Archives

The N.S. inventor who found a way to cut down on yardwork

To spare himself the task of pushing a lawn mower, an industrial mechanic spent six months building a labour-free alternative.

Task of pushing a lawn mower eliminated by a remote-control machine named Roger

A Nova Scotia man shows off the remote-control device he built himself. 3:15

In an effort to save himself the work of pushing a lawn mower, Russell McCallum spent six months building a labour-free alternative.

The remote-controlled device even had a name: Roger.

"While Roger's getting primed, McCallum grabs a seat," said CBC Halifax reporter Andra Stevens in a report from May 22, 1989. "Mowing his lawn is easy work these days."

McCallum, an industrial mechanic living in Brentwood, N.S., settled in to an aluminum lawn chair positioned next to an expansive green lawn.

'It's a chore'

Inventor Russell McCallum was trying to develop a memory for his remote control lawn mower, so that all he had to do was mow the lawn with it once and it could repeat the program on its own. (1st Edition/CBC Archives)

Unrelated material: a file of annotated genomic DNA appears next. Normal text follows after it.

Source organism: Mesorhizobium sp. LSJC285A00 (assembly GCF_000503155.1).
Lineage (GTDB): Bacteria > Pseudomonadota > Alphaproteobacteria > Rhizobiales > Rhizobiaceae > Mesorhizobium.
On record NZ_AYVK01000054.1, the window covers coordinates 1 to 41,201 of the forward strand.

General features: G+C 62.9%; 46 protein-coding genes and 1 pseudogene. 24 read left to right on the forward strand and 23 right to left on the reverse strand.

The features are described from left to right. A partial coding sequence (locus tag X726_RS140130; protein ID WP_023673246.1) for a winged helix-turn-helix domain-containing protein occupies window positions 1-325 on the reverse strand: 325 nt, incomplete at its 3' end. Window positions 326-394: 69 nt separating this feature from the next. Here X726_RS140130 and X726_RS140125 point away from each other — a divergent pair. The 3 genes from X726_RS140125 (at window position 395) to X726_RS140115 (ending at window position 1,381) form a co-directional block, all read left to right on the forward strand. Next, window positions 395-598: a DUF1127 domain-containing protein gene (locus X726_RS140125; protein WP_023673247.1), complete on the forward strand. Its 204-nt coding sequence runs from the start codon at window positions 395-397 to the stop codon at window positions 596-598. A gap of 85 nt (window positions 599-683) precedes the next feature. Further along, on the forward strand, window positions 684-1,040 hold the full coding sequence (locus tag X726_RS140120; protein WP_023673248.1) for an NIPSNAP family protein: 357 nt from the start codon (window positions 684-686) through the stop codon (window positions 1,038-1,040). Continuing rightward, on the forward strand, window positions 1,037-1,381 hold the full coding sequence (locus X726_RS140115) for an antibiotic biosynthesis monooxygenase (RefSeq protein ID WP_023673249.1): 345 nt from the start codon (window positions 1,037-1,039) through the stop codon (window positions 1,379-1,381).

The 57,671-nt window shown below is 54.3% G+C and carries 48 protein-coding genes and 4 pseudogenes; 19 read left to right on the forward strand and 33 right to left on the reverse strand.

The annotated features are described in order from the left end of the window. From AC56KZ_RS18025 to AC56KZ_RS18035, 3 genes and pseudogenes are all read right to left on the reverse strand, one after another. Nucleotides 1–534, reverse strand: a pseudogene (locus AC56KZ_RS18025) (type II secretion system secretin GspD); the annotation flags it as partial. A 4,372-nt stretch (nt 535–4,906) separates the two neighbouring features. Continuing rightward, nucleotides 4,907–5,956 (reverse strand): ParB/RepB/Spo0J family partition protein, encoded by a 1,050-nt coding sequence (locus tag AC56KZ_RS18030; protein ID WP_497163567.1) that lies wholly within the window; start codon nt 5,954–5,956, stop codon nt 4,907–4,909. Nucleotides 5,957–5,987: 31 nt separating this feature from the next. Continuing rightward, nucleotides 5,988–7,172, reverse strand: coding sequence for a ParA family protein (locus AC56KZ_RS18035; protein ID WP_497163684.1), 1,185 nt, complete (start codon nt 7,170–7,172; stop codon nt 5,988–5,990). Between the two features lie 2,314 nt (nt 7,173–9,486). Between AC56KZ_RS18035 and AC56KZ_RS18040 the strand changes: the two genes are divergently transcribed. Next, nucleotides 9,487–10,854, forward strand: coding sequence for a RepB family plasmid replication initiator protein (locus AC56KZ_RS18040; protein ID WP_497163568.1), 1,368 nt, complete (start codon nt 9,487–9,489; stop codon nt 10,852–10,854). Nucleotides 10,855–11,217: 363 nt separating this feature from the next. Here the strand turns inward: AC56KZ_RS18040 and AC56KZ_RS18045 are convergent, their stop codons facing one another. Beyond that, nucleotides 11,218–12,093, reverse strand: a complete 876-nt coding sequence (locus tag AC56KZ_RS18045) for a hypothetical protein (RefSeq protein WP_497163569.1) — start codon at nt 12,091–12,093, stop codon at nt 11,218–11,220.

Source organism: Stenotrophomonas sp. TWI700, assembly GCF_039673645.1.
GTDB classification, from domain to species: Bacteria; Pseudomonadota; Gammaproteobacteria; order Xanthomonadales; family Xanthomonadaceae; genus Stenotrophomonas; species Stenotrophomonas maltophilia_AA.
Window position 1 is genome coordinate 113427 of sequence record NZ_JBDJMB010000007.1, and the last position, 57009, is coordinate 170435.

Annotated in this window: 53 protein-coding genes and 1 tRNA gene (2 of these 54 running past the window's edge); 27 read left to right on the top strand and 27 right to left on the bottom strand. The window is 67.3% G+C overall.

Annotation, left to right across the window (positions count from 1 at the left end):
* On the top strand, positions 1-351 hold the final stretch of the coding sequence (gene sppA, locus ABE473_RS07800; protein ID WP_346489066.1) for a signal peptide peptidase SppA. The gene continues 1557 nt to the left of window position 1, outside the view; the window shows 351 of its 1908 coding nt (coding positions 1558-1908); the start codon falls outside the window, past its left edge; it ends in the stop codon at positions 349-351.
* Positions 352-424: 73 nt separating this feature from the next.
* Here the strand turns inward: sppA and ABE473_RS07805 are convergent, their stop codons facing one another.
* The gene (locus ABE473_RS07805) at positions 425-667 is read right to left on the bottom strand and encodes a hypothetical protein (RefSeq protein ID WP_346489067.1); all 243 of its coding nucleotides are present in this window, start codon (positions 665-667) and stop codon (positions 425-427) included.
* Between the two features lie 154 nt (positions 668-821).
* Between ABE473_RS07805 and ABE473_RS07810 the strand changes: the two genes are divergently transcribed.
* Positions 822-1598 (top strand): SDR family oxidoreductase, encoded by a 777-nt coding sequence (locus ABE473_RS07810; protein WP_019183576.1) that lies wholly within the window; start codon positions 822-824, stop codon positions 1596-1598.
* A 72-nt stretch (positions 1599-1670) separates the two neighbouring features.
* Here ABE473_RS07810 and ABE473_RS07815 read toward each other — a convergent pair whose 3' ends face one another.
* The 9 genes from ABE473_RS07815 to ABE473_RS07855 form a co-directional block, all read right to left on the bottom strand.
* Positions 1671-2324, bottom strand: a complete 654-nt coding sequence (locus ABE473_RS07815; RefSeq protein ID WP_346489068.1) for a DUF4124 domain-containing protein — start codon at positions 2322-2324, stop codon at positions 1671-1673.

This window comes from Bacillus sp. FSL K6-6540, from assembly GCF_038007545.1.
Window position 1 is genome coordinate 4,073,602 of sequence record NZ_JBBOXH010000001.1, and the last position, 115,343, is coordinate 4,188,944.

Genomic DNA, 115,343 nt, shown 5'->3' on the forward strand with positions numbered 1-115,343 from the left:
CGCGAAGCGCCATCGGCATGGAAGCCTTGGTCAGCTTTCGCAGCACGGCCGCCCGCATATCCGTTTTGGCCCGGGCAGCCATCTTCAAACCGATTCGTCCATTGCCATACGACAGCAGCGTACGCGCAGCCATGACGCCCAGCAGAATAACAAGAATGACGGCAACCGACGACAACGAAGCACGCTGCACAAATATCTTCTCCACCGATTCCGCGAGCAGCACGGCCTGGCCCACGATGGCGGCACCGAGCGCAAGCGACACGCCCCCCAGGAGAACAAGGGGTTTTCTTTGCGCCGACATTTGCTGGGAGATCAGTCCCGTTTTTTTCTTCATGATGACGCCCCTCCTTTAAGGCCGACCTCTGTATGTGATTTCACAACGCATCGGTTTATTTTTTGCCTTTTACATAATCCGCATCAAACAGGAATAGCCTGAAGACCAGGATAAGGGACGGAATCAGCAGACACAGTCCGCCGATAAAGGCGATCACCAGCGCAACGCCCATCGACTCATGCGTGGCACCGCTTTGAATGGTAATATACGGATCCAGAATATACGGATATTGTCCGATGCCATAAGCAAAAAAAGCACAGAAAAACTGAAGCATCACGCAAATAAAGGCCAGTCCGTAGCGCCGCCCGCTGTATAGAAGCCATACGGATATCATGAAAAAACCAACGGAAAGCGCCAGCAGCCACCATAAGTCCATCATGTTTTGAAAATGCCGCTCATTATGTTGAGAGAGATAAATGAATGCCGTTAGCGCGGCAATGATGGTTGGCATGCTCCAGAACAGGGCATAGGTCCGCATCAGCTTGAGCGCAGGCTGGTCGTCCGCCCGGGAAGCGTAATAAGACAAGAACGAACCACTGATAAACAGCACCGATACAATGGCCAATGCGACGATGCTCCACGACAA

"I like seeing it mowed, but I don't like doing it," he said. "It's a chore."

As the seemingly autonomous machine was seen making its way over the grass, McCallum said he got the idea for Roger while talking with friends.

"One of them mentioned he got a self-propelled lawn mower," he explained, adding that another friend pointed out the user still had to walk behind it. 

"I thought to myself, 'The thing is self-propelled. Why wouldn't it go by itself?'"

McCallum was seen using the remote control, which was a large silver box with two joysticks and an antenna that had originally been used for a "toy airplane."

A remote controller that had once been used for a toy airplane was repurposed to manoeuvre Russell McCallum's lawn mower. (1st Edition/CBC Archives)

Six months and 'hundreds of dollars" later, McCallum had finished work on Roger, which Stevens said used an air compression system.

McCallum explained that the system directed jets of air that could make the device turn left or right, and go forward or backward. 

Most of the testing was done in the near-dark, explained McCallum with a laugh, so that "not too many people would see me."

How the name Roger came to be bestowed on Russell McCallum's remote-control lawn mower was never explained. (1st Edition/CBC Archives)